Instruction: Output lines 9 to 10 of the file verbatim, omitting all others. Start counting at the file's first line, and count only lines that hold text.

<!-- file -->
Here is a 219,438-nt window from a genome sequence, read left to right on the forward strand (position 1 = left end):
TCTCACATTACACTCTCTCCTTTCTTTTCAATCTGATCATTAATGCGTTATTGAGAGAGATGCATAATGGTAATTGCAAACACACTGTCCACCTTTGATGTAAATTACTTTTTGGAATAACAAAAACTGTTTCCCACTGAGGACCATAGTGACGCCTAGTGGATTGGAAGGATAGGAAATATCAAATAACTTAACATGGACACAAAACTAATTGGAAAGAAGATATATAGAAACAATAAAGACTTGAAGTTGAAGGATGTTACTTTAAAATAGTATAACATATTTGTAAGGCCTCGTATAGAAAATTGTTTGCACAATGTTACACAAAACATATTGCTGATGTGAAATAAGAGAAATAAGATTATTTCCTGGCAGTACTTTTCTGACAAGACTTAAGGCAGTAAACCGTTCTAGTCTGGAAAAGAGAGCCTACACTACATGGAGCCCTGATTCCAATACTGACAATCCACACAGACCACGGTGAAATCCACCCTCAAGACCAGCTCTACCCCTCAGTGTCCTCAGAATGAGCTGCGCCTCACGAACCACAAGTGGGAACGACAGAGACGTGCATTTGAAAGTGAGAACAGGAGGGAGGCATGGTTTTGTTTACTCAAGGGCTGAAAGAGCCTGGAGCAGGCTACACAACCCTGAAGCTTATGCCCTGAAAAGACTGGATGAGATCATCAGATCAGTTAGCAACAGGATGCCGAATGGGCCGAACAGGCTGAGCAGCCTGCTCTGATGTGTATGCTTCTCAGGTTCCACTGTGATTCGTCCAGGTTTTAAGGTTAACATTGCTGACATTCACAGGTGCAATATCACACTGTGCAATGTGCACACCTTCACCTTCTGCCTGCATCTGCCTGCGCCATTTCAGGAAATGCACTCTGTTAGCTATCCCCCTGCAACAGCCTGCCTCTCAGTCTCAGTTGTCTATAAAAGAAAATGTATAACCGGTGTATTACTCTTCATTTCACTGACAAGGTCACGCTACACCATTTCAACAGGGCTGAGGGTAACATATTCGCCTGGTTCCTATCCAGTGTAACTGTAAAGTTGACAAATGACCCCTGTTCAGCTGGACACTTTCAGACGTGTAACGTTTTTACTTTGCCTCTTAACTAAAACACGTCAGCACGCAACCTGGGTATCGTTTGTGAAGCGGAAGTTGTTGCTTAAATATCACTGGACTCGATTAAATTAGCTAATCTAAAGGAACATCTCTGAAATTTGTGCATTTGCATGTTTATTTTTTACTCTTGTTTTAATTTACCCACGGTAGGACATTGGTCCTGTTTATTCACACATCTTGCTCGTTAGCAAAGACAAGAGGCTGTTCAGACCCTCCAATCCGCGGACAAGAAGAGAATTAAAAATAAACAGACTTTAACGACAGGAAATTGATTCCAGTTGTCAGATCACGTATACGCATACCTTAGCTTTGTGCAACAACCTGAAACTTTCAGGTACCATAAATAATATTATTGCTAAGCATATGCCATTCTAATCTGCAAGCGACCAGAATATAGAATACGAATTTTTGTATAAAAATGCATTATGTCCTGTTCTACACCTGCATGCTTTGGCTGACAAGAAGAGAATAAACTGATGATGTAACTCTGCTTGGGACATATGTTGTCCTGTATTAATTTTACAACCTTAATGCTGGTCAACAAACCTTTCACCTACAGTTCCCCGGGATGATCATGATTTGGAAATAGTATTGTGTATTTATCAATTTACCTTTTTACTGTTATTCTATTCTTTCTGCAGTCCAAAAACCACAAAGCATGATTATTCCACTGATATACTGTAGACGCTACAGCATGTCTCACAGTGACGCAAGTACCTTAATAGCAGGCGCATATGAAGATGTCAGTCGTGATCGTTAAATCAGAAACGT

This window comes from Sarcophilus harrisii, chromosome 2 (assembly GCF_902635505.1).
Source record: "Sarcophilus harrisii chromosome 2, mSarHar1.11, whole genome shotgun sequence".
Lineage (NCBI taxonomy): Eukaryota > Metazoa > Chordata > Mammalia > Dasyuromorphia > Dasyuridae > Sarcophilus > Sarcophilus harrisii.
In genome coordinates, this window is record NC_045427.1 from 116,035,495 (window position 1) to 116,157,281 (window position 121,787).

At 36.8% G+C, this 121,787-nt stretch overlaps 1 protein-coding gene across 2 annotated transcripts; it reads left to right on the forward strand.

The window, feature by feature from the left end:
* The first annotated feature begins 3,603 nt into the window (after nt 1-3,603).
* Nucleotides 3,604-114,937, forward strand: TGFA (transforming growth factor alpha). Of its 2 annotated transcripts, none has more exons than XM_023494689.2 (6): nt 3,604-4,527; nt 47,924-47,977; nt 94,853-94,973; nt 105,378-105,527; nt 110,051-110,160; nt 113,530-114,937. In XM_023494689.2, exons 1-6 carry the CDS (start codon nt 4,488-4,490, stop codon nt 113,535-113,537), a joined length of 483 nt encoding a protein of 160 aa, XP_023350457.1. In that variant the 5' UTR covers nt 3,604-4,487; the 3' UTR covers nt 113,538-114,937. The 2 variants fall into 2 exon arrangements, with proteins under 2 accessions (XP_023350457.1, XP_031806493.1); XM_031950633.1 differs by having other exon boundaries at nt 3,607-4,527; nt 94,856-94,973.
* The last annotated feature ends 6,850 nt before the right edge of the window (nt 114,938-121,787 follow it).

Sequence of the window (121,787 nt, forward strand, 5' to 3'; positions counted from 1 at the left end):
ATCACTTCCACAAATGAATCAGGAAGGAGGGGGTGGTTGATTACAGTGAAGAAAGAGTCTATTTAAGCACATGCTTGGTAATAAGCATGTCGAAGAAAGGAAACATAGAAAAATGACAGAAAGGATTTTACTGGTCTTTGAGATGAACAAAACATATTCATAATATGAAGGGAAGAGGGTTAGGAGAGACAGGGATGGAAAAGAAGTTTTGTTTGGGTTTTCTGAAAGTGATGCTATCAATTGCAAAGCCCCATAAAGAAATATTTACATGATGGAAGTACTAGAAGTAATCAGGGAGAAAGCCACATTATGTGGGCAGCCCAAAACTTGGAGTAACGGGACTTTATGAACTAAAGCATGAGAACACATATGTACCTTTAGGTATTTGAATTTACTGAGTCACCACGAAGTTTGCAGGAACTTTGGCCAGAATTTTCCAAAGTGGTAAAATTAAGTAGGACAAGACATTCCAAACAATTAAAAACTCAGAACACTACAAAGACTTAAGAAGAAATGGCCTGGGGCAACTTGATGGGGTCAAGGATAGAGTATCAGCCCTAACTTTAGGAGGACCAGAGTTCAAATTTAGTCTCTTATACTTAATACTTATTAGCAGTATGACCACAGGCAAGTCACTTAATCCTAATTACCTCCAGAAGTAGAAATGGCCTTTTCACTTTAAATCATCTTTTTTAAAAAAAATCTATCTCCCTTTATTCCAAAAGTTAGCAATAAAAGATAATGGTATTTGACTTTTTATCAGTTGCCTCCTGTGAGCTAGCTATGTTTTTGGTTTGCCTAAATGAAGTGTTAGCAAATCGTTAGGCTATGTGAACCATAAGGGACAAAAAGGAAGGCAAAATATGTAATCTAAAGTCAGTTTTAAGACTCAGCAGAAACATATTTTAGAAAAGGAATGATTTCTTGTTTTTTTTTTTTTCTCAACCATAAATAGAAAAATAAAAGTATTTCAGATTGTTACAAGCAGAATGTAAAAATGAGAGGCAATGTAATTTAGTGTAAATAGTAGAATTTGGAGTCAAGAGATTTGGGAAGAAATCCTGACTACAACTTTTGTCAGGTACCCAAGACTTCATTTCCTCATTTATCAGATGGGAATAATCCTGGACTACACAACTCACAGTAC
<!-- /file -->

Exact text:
* The first annotated feature begins 3,603 nt into the window (after nt 1-3,603).
* Nucleotides 3,604-114,937, forward strand: TGFA (transforming growth factor alpha). Of its 2 annotated transcripts, none has more exons than XM_023494689.2 (6): nt 3,604-4,527; nt 47,924-47,977; nt 94,853-94,973; nt 105,378-105,527; nt 110,051-110,160; nt 113,530-114,937. In XM_023494689.2, exons 1-6 carry the CDS (start codon nt 4,488-4,490, stop codon nt 113,535-113,537), a joined length of 483 nt encoding a protein of 160 aa, XP_023350457.1. In that variant the 5' UTR covers nt 3,604-4,487; the 3' UTR covers nt 113,538-114,937. The 2 variants fall into 2 exon arrangements, with proteins under 2 accessions (XP_023350457.1, XP_031806493.1); XM_031950633.1 differs by having other exon boundaries at nt 3,607-4,527; nt 94,856-94,973.